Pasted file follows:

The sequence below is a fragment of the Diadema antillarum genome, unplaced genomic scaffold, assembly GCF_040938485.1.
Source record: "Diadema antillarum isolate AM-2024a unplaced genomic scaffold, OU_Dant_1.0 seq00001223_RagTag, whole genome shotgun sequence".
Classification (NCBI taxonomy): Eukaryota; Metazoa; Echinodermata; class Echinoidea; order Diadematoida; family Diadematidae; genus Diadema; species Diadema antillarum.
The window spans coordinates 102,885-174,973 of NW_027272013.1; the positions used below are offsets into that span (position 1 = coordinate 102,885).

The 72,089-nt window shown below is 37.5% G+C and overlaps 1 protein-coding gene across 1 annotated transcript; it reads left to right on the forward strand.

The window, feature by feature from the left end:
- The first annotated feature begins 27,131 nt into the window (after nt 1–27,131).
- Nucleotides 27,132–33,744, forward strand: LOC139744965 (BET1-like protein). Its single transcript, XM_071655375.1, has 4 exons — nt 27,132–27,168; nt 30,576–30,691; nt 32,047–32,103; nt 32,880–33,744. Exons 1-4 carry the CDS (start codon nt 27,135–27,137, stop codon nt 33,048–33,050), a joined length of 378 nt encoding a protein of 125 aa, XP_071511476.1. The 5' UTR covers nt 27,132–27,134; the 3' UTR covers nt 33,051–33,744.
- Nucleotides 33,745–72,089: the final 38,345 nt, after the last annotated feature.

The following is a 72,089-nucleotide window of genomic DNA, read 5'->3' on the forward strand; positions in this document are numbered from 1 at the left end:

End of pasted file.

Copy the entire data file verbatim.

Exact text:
The sequence below is a fragment of the Diadema antillarum genome, unplaced genomic scaffold, assembly GCF_040938485.1.
Source record: "Diadema antillarum isolate AM-2024a unplaced genomic scaffold, OU_Dant_1.0 seq00001223_RagTag, whole genome shotgun sequence".
Classification (NCBI taxonomy): Eukaryota; Metazoa; Echinodermata; class Echinoidea; order Diadematoida; family Diadematidae; genus Diadema; species Diadema antillarum.
The window spans coordinates 102,885-174,973 of NW_027272013.1; the positions used below are offsets into that span (position 1 = coordinate 102,885).

The 72,089-nt window shown below is 37.5% G+C and overlaps 1 protein-coding gene across 1 annotated transcript; it reads left to right on the forward strand.

The window, feature by feature from the left end:
- The first annotated feature begins 27,131 nt into the window (after nt 1–27,131).
- Nucleotides 27,132–33,744, forward strand: LOC139744965 (BET1-like protein). Its single transcript, XM_071655375.1, has 4 exons — nt 27,132–27,168; nt 30,576–30,691; nt 32,047–32,103; nt 32,880–33,744. Exons 1-4 carry the CDS (start codon nt 27,135–27,137, stop codon nt 33,048–33,050), a joined length of 378 nt encoding a protein of 125 aa, XP_071511476.1. The 5' UTR covers nt 27,132–27,134; the 3' UTR covers nt 33,051–33,744.
- Nucleotides 33,745–72,089: the final 38,345 nt, after the last annotated feature.

The following is a 72,089-nucleotide window of genomic DNA, read 5'->3' on the forward strand; positions in this document are numbered from 1 at the left end: